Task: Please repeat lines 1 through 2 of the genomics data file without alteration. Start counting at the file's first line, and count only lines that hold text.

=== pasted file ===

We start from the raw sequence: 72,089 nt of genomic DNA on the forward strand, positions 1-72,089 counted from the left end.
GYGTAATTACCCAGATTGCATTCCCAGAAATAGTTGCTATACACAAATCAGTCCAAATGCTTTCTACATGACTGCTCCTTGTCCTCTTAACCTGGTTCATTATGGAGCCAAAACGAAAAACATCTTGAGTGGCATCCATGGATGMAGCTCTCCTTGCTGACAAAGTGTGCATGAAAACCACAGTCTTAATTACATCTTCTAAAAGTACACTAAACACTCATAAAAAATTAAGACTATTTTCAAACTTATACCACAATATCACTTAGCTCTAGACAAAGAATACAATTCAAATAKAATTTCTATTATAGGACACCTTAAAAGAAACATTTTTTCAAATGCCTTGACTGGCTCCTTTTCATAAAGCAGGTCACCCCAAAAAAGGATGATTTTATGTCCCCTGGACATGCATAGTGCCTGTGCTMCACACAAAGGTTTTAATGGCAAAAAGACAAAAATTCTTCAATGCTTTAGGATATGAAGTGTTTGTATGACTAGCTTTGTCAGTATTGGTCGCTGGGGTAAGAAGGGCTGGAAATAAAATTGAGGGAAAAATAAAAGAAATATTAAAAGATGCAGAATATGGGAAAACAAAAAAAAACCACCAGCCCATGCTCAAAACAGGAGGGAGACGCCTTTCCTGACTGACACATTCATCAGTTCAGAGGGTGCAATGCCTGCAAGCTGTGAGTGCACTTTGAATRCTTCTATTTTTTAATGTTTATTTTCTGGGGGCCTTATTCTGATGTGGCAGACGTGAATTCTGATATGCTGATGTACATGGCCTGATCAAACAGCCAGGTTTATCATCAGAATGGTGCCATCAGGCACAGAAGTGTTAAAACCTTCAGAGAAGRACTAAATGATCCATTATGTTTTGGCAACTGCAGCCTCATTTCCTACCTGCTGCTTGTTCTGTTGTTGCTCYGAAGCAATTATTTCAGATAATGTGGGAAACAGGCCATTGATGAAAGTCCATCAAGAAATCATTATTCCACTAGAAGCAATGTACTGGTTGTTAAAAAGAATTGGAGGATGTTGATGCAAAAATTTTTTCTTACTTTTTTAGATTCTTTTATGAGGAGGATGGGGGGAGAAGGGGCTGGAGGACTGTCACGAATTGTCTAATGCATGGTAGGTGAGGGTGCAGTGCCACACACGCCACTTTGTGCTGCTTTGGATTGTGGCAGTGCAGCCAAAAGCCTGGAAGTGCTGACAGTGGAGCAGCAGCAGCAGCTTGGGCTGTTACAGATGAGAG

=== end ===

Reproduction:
We start from the raw sequence: 72,089 nt of genomic DNA on the forward strand, positions 1-72,089 counted from the left end.
GYGTAATTACCCAGATTGCATTCCCAGAAATAGTTGCTATACACAAATCAGTCCAAATGCTTTCTACATGACTGCTCCTTGTCCTCTTAACCTGGTTCATTATGGAGCCAAAACGAAAAACATCTTGAGTGGCATCCATGGATGMAGCTCTCCTTGCTGACAAAGTGTGCATGAAAACCACAGTCTTAATTACATCTTCTAAAAGTACACTAAACACTCATAAAAAATTAAGACTATTTTCAAACTTATACCACAATATCACTTAGCTCTAGACAAAGAATACAATTCAAATAKAATTTCTATTATAGGACACCTTAAAAGAAACATTTTTTCAAATGCCTTGACTGGCTCCTTTTCATAAAGCAGGTCACCCCAAAAAAGGATGATTTTATGTCCCCTGGACATGCATAGTGCCTGTGCTMCACACAAAGGTTTTAATGGCAAAAAGACAAAAATTCTTCAATGCTTTAGGATATGAAGTGTTTGTATGACTAGCTTTGTCAGTATTGGTCGCTGGGGTAAGAAGGGCTGGAAATAAAATTGAGGGAAAAATAAAAGAAATATTAAAAGATGCAGAATATGGGAAAACAAAAAAAAACCACCAGCCCATGCTCAAAACAGGAGGGAGACGCCTTTCCTGACTGACACATTCATCAGTTCAGAGGGTGCAATGCCTGCAAGCTGTGAGTGCACTTTGAATRCTTCTATTTTTTAATGTTTATTTTCTGGGGGCCTTATTCTGATGTGGCAGACGTGAATTCTGATATGCTGATGTACATGGCCTGATCAAACAGCCAGGTTTATCATCAGAATGGTGCCATCAGGCACAGAAGTGTTAAAACCTTCAGAGAAGRACTAAATGATCCATTATGTTTTGGCAACTGCAGCCTCATTTCCTACCTGCTGCTTGTTCTGTTGTTGCTCYGAAGCAATTATTTCAGATAATGTGGGAAACAGGCCATTGATGAAAGTCCATCAAGAAATCATTATTCCACTAGAAGCAATGTACTGGTTGTTAAAAAGAATTGGAGGATGTTGATGCAAAAATTTTTTCTTACTTTTTTAGATTCTTTTATGAGGAGGATGGGGGGAGAAGGGGCTGGAGGACTGTCACGAATTGTCTAATGCATGGTAGGTGAGGGTGCAGTGCCACACACGCCACTTTGTGCTGCTTTGGATTGTGGCAGTGCAGCCAAAAGCCTGGAAGTGCTGACAGTGGAGCAGCAGCAGCAGCTTGGGCTGTTACAGATGAGAG